THE MIGHTY UPSETTER
A snapshot of the present and an x-ray of the past
Lee Perry has been a busy man in 2008, with no less than three new albums being released. The Andrew WK-produced Repentance received a lot of hype but was ultimately an awkward and embarassing album. Then there was the unique Scratch Came Scratch Saw Scratch Conquered, a very likeable collaboration between Perry and English musician/producer Steve Marshall. However, the album that really stands out is The Mighty Upsetter, a release that many Lee Perry fans have been anticipating for a long time: a new collaboration between Scratch and Adrian Sherwood. Given the excellent albums that their earlier work together produced, the expectations were high and The Mighty Upsetter does not disappoint.
The rumours of a new Perry-Sherwood album began to circulate about a year ago, and as usual it was Steve Barker from On The Wire who was the first to preview a rough mix of "Lucky Charm " (originally entitled "Lucky Number") on the venerable BBC program. While the rough mix wasn't spectacular, it was certainly enough to whet my appetite. I am always leery of a new Lee Perry album given the often confusing excess of his current work, but The Mighty Upsetter is a warm, eclectic and very enjoyable set of songs that stands out as something special.
The Mighty Upsetter is a snapshot of the present as well as an x-ray of the past, with musical echoes of classic Black Ark works sampled and re-created throughout, juxtaposed with Sherwood's crisp and spacious production. I'm reminded of what David Katz wrote about the excellent Time Boom X De Devil Dead, when he spoke of that album as "the result of a strong combination between two independent thinkers with keen ears, fast hands, and plenty of ideas". The Mighty Upsetter is clearly the work of two artists who were on the same wavelength. Together Perry and Sherwood have created an album that is musically and lyrically rich with light, shadow and lots of colour.
Together Perry and Sherwood have created an album that is rich with light, shadow and lots of colour.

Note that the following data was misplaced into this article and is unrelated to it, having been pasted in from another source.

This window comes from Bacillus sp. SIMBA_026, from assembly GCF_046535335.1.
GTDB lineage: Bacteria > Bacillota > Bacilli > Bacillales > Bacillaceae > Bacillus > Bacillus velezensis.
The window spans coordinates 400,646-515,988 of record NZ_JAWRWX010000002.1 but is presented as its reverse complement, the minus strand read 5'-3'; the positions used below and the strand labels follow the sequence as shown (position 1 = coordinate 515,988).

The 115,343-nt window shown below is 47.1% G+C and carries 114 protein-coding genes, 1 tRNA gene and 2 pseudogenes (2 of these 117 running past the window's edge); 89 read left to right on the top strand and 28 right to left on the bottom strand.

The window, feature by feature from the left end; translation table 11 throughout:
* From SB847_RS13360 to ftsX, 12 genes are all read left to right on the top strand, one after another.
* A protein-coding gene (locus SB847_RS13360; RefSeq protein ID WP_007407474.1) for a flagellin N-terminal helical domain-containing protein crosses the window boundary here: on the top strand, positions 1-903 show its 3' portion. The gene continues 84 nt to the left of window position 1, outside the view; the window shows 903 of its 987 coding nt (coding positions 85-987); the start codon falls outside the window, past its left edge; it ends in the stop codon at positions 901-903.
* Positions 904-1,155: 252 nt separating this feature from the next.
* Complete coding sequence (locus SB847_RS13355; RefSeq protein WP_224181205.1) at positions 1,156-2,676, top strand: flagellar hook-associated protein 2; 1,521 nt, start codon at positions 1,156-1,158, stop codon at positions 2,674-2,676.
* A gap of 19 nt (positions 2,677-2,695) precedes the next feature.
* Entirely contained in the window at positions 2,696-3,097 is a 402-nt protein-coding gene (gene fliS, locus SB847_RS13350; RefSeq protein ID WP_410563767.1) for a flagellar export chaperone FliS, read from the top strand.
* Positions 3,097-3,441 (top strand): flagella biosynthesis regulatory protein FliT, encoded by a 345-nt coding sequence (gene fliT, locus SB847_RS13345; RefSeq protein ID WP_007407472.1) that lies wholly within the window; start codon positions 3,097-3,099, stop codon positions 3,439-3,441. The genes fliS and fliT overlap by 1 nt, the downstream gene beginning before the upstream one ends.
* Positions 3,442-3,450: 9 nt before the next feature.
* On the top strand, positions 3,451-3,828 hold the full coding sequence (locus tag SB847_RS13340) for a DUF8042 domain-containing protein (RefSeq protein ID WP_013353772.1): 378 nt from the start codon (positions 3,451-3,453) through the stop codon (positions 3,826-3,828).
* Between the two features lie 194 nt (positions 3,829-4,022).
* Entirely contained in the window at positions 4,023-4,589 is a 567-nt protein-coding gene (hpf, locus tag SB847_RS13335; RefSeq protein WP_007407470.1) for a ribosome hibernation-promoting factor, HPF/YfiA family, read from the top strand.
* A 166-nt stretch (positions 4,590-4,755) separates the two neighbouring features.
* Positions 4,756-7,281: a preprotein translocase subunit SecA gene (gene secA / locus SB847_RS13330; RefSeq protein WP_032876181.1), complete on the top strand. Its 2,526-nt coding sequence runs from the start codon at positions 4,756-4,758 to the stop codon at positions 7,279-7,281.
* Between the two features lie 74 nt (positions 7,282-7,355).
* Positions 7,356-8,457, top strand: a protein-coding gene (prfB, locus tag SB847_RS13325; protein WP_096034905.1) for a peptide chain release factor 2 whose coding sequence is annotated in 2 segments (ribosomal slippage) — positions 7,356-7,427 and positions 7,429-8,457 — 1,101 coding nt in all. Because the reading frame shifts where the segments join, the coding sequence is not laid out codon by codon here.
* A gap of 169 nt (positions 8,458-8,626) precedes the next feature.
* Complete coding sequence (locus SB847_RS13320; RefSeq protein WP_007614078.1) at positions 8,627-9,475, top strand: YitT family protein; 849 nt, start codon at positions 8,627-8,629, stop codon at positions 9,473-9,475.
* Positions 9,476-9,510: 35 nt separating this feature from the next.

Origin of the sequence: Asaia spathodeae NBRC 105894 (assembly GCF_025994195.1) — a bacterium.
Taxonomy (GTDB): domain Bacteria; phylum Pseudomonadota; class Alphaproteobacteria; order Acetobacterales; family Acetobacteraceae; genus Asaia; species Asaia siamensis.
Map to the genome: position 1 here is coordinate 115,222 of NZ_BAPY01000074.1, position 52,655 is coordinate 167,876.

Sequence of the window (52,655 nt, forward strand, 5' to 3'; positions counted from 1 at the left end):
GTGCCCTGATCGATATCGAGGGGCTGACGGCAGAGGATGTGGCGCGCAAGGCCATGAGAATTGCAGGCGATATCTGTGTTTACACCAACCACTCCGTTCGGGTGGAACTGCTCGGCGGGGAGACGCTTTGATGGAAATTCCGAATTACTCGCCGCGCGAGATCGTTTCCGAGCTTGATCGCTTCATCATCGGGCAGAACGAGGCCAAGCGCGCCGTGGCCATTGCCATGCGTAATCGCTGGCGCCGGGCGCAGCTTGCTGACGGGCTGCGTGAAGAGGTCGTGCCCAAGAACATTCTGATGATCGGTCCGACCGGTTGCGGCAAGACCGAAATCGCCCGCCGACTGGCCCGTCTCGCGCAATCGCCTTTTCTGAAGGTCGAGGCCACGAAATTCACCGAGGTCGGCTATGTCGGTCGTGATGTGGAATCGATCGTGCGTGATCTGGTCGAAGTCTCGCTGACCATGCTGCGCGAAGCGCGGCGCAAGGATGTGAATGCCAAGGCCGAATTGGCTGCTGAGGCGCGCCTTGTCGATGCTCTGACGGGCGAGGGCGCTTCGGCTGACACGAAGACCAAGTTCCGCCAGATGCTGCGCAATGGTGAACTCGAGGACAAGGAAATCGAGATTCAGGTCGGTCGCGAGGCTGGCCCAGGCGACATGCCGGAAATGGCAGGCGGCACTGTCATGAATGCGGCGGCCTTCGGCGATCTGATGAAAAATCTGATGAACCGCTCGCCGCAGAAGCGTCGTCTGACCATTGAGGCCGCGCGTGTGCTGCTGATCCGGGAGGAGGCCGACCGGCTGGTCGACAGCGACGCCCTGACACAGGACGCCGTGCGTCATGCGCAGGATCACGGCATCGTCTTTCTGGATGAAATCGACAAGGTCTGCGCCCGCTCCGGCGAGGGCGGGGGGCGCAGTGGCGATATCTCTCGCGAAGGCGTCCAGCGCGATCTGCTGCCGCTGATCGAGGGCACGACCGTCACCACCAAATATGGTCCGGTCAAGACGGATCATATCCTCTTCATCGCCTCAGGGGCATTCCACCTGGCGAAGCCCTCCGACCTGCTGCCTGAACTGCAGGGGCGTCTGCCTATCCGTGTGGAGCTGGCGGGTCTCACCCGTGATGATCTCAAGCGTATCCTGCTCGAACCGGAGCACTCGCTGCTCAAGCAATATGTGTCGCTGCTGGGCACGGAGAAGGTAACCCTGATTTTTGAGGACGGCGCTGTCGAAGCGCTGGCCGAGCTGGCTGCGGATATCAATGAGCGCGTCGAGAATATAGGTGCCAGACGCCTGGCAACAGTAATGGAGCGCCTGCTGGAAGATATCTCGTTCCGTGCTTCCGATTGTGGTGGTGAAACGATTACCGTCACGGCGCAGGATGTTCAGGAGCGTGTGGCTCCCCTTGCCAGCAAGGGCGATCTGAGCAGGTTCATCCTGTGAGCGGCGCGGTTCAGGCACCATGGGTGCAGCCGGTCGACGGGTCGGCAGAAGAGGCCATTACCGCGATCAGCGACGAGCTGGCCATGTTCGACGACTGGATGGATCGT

The album starts off with "Exercising", which deals more with exorcising bad vibes than physical fitness. Sherwood gives Scratch a slow, eastern-tinged rhythm to work with, reminiscent of his own recent solo work. Next we jump into "International Broadcaster", a nice hip hop re-lick of the "Bucky Skank" rhythm with Scratch taking on the role of hip radio DJ with some vocal help from Roots Manuva. We then are encouraged to "wake up" by Scratch as the haunting chant from the Silvertones' "Rejoice Jah Jah Children" floats in and out of "Kilimanjaro", a scatological rant aimed at politicians. "Rockhead" has Scratch embracing Africa and dismissing drug abusers with lines from "Zion's Blood" and samples from "Bird In Hand", creating one of the album's high points. The song is pure Black Ark vibes through the sonic archaelogy of Adrian Sherwood. "George Bush, you have a curse" Scratch warns on the admonishing "Political Confusion", a lively number that raves against the western powers. The lovely Samia Farah joins Scratch on the mellow "Yellow Tongue", where the duo take aim at the weakhearts of our time, the "fools thieving the world with yellow tongues." Leroy Sibbles' fantastic "Garden Of Life" is called up on "Lee's Garden", a gentle song enouraging us to take care of ourselves and the planet. Scratch's old alter ego Pipecock Jackxon returns on "Everything Start From Scratch", a fun song where Perry boosts himself up with a playful toast. Sherwood's On-U Sound vibe is in full effect on "God Smiled", where Scratch takes lines from his upsetting 1996 proclamation "Return Of The Grim Reaper" and turns them into a mystic lyric, once again chanelling the Pipecock Jackxon persona. "Speak The Truth" provides a strong conclusion to the album, with Scratch in Biblical prophet mode as he proclaims harsh judgement on liars and lazy bones.
Over the years Adrian Sherwood has carved out a definitive place in the world of reggae. His deep, futuristic mixing style really puts him on the same level as men such as Lee Perry and Coxsone Dodd as a producer whose sound is unique, like the signature of an artist on his canvas. It's wonderful to see these two musical giants reunited once again.
Looking at The Mighty Upsetter alongside Scratch's earlier work with the White Belly Rats (the excellent Panic In Babylon from 2004) and his solid live performances with Dub Is A Weapon in the past couple of years, Lee Perry seems to be riding a new peak in his solo career. It seems that Scratch is at his best with collaborators who know and appreciate his work and thus are able to coax out something special in the studio and on stage. The lush and expansive tunes Scratch and Sherwood have created on The Mighty Upsetter attest to a definite bond and shared vision between the two. Don't let this album slip under your radar.
The Mighty Upsetter was released in Japan on Beat Records this May and was released in the UK on Sherwood's On U Sound label in September.